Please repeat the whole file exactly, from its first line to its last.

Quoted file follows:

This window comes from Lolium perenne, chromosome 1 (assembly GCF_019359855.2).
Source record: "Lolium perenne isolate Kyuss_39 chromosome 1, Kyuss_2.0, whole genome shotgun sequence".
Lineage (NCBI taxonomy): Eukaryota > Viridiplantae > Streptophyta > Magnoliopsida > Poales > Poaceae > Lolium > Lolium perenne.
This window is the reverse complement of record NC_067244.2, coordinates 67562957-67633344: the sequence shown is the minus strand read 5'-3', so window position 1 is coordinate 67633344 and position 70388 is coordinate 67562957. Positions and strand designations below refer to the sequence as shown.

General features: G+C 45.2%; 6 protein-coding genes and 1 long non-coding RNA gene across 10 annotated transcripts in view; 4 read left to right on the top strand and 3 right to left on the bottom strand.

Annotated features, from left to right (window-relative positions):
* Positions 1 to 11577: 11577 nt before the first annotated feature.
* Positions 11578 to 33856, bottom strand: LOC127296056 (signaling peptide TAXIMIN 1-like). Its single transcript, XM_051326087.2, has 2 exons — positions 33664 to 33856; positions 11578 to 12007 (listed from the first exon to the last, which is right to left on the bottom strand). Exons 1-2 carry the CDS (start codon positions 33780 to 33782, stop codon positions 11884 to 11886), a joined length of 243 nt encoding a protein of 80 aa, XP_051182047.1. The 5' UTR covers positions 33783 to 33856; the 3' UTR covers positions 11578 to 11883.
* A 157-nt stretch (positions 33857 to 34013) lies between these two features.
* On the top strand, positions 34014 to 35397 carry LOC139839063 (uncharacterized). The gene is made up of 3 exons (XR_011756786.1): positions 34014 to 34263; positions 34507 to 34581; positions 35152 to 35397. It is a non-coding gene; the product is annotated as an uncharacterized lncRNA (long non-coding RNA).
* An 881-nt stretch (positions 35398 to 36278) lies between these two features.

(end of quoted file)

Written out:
This window comes from Lolium perenne, chromosome 1 (assembly GCF_019359855.2).
Source record: "Lolium perenne isolate Kyuss_39 chromosome 1, Kyuss_2.0, whole genome shotgun sequence".
Lineage (NCBI taxonomy): Eukaryota > Viridiplantae > Streptophyta > Magnoliopsida > Poales > Poaceae > Lolium > Lolium perenne.
This window is the reverse complement of record NC_067244.2, coordinates 67562957-67633344: the sequence shown is the minus strand read 5'-3', so window position 1 is coordinate 67633344 and position 70388 is coordinate 67562957. Positions and strand designations below refer to the sequence as shown.

General features: G+C 45.2%; 6 protein-coding genes and 1 long non-coding RNA gene across 10 annotated transcripts in view; 4 read left to right on the top strand and 3 right to left on the bottom strand.

Annotated features, from left to right (window-relative positions):
* Positions 1 to 11577: 11577 nt before the first annotated feature.
* Positions 11578 to 33856, bottom strand: LOC127296056 (signaling peptide TAXIMIN 1-like). Its single transcript, XM_051326087.2, has 2 exons — positions 33664 to 33856; positions 11578 to 12007 (listed from the first exon to the last, which is right to left on the bottom strand). Exons 1-2 carry the CDS (start codon positions 33780 to 33782, stop codon positions 11884 to 11886), a joined length of 243 nt encoding a protein of 80 aa, XP_051182047.1. The 5' UTR covers positions 33783 to 33856; the 3' UTR covers positions 11578 to 11883.
* A 157-nt stretch (positions 33857 to 34013) lies between these two features.
* On the top strand, positions 34014 to 35397 carry LOC139839063 (uncharacterized). The gene is made up of 3 exons (XR_011756786.1): positions 34014 to 34263; positions 34507 to 34581; positions 35152 to 35397. It is a non-coding gene; the product is annotated as an uncharacterized lncRNA (long non-coding RNA).
* An 881-nt stretch (positions 35398 to 36278) lies between these two features.